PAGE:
“It’s, unfortunately, kind of what I was afraid was going to be happening and it’s not good with that many terminations and so many still not processed,” she said.

A significant portion of renewals initiated in June were not finalized — nearly 30% are pending, meaning they were ‘held open due to a potential determination issue found before the end of June 2023,” according to the state’s website.

Casey Hanson, director of outreach and engagement at the child advocacy nonprofit Kids Win Missouri, said the high pending number is what first jumped out to her.

“It’s not great to have that many [cases] that we just don’t actually know the outcome on,” Hanson said. Pending applications could pile up, she said, and not knowing the final numbers makes it harder to place the preliminary data in context.

Hanson said 10,700 kids kicked off for procedural reasons is “not encouraging,” in part because kids can be eligible even when their parents are not because of Medicaid income limits.

“It’s a really big number and if that trend continues, that’s when we begin to worry about access,” Hanson said, adding that outreach to families, so they know their children may still be eligible even if adults lose coverage, will continue to be important going forward.

“Hopefully we can get that message out there so that we don’t see these higher numbers continue to trend forward,” Hanson said.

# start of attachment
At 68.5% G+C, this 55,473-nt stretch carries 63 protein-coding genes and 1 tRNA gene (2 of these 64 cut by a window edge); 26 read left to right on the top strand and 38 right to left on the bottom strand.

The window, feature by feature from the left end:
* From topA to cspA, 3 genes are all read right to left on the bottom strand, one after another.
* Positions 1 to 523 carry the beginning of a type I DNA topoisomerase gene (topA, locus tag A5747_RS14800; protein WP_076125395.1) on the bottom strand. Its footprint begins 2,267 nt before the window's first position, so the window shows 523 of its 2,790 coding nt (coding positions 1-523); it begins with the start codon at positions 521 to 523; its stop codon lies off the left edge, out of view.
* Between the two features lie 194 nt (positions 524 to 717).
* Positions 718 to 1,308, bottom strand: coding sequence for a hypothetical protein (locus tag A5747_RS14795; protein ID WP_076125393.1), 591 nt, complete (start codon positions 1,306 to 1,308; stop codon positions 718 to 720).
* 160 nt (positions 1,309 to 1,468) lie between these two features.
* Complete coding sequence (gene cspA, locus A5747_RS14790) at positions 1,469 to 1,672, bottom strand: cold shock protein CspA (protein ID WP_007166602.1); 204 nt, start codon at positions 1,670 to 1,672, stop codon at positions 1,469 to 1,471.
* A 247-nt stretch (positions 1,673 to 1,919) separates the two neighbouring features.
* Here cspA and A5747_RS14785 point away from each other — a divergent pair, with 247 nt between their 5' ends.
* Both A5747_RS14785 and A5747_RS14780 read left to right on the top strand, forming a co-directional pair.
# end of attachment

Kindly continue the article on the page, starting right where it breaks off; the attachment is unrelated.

Department of Social Services spokeswoman Caitlin Whaley said the high pending count is a result of a number of factors: The participant could have “returned their paperwork on the very last day,” delaying the determination or the department could be waiting on an additional request for verification, for example.

In the majority of pending cases, Whaley said, the issue was households where one person may be eligible but others are not.

“There was not a way for those to automatically process in the system, so those are being done by workers individually,” Whaley said, adding that the department hopes that that “system work” will be resolved in the next few months, in time for August renewals.

“On those particular cases where there’s a combination of eligibility factors in a household, the system hasn’t been updated to process those in an automated fashion,” Whaley said.

According to the national nonpartisan think tank Center on Budget and Policy Priorities, many states have a high number of renewals pending — either because of operational issues getting through all of them, or out of caution to avoid initiating procedural disenrollments before all avenues are exhausted. Whaley said in Missouri it is a combination of factors.

Automatic renewal improvements

Missouri initiated eligibility reviews later than many other states, and elsewhere the number of people kicked off the rolls have ranged widely. Nationally, over three million Medicaid participants have been disenrolled, according to health policy nonprofit KFF, and millions more will likely lose coverage, either because they are no longer eligible or because they are still eligible but fall through the cracks due to administrative issues.

Before the pandemic, during regular renewals, recipients cycling on and off Medicaid due to administrative issues was common nationally.